MPS II (or Hunter Syndrome) is a genetic disorder caused by a mutation to the I2S (iduronate-2-sulfatase) gene – this can be caused by inheriting the mutated gene, or by a mutation to the gene during egg and sperm formation. The latter case is rare, and the chance of the same mutation occurring in subsequent generations is low as neither the mother nor the father themselves carry the recessive gene.
MPS II most often affects males, as it is what is referred to as a sex-linked disease. This means that the I2S gene is located on the X chromosome, and not the Y. Since females have two X chromosomes, they are more likely to have a dominant X gene which supersedes the recessive (mutated) gene; males, having only one X chromosome, do not have this advantage and thus if they have the recessive gene, they will express the disease. Women are carriers, but very rarely develop MPS II, and generally MPS II only occurs in males.
There are approximately 2,000 people with Hunter Syndrome worldwide.
The mutation to the I2S gene means that the protein produced by the gene cannot function normally, and therefore the enzyme iduronate-2-sulfatase (I2S) is either absent or deficient. Enzymatic functions within the body are crucial to normal functioning as enzymes are the power-houses of the cell: they catalyze and facilitate reactions which allow the body to function normally. The I2S enzyme is one which breaks down and recycles specific mucopolysaccharides, also known as glycosaminoglycans (GAGs); Hunter Syndrome is one of several lysosomal storage diseases.
Due to the absence or inability of the I2S enzyme to function properly, GAGs builds up in cells throughout the body. This build-up interferes with the way the cells, and consequently organs, of the body function and leads to a variety of serious symptoms. Due to the fact that the symptoms are due to the buildup of GAGs, Hunter Syndrome is progressive: the symptoms get worse as the individual ages. The symptoms usually begin to appear in the first year of life, but many are also common in “healthy” children, and seem unrelated to physicians not familiar with MPS II. However, as the child ages, the severity of the symptoms increase, and the doctors begin to order testing. Some of these symptoms include: coarse facial features, enlarged abdomen (due to enlarged organs), abnormal skeleton and stunted growth, progressive joint stiffness, developmental delays, and loss of hearing.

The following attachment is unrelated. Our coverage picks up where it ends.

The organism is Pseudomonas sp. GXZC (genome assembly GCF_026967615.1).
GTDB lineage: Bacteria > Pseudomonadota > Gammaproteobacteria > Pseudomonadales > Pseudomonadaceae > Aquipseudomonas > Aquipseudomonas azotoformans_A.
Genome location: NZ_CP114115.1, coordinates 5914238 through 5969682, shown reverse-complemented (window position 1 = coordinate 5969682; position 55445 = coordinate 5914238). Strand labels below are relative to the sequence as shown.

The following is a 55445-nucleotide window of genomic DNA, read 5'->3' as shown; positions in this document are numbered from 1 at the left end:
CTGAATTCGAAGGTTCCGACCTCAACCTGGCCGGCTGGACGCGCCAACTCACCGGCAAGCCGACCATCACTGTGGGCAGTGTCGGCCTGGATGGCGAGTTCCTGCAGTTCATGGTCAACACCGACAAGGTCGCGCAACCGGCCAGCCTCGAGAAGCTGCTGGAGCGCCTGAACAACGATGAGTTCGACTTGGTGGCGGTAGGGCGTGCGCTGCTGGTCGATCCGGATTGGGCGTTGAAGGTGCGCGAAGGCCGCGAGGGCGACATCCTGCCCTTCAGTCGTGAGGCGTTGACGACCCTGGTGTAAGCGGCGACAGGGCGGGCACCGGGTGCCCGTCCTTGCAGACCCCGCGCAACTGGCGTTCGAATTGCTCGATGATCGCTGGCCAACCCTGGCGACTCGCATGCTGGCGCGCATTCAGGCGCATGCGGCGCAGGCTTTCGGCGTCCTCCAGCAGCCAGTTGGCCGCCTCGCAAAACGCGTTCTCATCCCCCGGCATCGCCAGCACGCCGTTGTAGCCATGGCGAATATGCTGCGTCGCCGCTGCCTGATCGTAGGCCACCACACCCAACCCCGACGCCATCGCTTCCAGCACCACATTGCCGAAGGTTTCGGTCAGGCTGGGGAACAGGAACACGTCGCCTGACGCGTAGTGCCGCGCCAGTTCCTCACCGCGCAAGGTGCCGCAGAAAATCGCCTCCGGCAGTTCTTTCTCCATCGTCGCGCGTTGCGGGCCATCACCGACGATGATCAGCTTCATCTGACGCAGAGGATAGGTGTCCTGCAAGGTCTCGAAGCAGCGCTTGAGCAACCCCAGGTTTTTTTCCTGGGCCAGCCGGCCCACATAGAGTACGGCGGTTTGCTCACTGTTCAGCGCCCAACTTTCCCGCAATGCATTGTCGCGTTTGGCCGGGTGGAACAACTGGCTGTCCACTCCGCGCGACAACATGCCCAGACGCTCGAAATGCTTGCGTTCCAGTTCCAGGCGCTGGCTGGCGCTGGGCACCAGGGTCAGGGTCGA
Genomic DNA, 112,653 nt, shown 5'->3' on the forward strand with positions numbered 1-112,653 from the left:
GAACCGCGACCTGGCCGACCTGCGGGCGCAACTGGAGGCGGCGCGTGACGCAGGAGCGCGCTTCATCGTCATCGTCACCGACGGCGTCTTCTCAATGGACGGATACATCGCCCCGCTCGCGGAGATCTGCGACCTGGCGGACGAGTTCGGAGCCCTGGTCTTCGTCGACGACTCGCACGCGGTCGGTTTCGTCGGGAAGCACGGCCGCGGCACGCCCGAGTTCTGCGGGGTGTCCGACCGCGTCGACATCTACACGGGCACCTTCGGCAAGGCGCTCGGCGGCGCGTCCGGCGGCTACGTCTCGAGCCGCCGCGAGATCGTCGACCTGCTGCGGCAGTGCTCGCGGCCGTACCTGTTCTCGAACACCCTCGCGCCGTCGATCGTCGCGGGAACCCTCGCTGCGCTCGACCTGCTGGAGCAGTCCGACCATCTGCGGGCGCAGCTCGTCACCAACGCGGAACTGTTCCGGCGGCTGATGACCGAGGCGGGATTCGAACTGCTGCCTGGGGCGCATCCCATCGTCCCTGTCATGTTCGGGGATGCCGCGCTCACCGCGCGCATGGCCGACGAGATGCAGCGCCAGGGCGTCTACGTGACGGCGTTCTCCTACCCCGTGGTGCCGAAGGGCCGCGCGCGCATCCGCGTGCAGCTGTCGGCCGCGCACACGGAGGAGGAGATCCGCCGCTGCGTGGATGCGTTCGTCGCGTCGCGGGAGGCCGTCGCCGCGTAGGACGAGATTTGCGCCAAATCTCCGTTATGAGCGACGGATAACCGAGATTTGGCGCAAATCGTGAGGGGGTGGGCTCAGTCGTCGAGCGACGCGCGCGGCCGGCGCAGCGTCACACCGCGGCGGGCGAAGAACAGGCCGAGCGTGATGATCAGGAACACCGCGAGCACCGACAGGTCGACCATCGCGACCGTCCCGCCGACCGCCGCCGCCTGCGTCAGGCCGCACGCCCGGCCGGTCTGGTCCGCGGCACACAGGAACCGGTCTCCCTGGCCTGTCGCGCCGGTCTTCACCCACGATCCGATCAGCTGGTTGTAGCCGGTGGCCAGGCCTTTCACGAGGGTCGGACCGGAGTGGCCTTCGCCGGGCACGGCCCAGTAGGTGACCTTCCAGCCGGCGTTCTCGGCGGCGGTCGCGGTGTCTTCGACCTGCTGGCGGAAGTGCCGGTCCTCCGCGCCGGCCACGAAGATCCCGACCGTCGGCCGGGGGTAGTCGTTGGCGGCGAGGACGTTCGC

There is no “date” for the onset of signs and symptoms, and not everyone with Hunter Syndrome is affected in exactly the same way; the rate of symptom progression varies widely. But one thing is clear: Hunter Syndrome is always severe, progressive, and shortens a child’s life span considerably. Due to the progressive nature of the disorder, there are chronic signs and symptoms of Hunter Syndrome which increase in severity with age and include: obstructive airway disease, frequent pneumonia, progressive skeletal dysplasia (limited movement), cardiac and valvular heart disease, progressive hearing loss, and central nervous system involvement. The central nervous system involvement is due to the storage of GAGs in the brain, which can cause delayed development.
Due to the specific nature of the illness, treatment is difficult. For a long time, bone marrow grafts were used as a way to provide a source of the missing I2S for patients with MPS II, but the treatment is nearly totally inefficient against the neurological symptoms of Hunter Syndrome patients. Not to mention the fact that bone marrow grafts are a major surgical operation, and this treatment option has decreased.
In 2006, a drug company called Shire Human Genetic Therapies Ltd.developed a drug called Elaprase (Idursulfase), which is a synthetic version of the enzyme iduronate-2-sulfatase (I2S) and is produced by recombinant DNA technology. Elaprase provides most or all of the advantages of bone marrow grafts without some of the drawbacks. This kind of treatment is referred to as ERT – enzyme replacement therapy.
There is a broad range in the severity of symptoms of Hunter Syndrome, and although physicians distinguish between mild and more severe manifestations of MPS II, the effects of even the mild disease are quite serious. Two of the most significant areas of variability between the two concern the degree of developmental delays and expected lifespan. Without treatment, MPS II is a terminal illness that shortens the child’s lifespan considerably: in more severe forms, the life expectancy is usually 15 years or lower, with significant central nervous system involvement.
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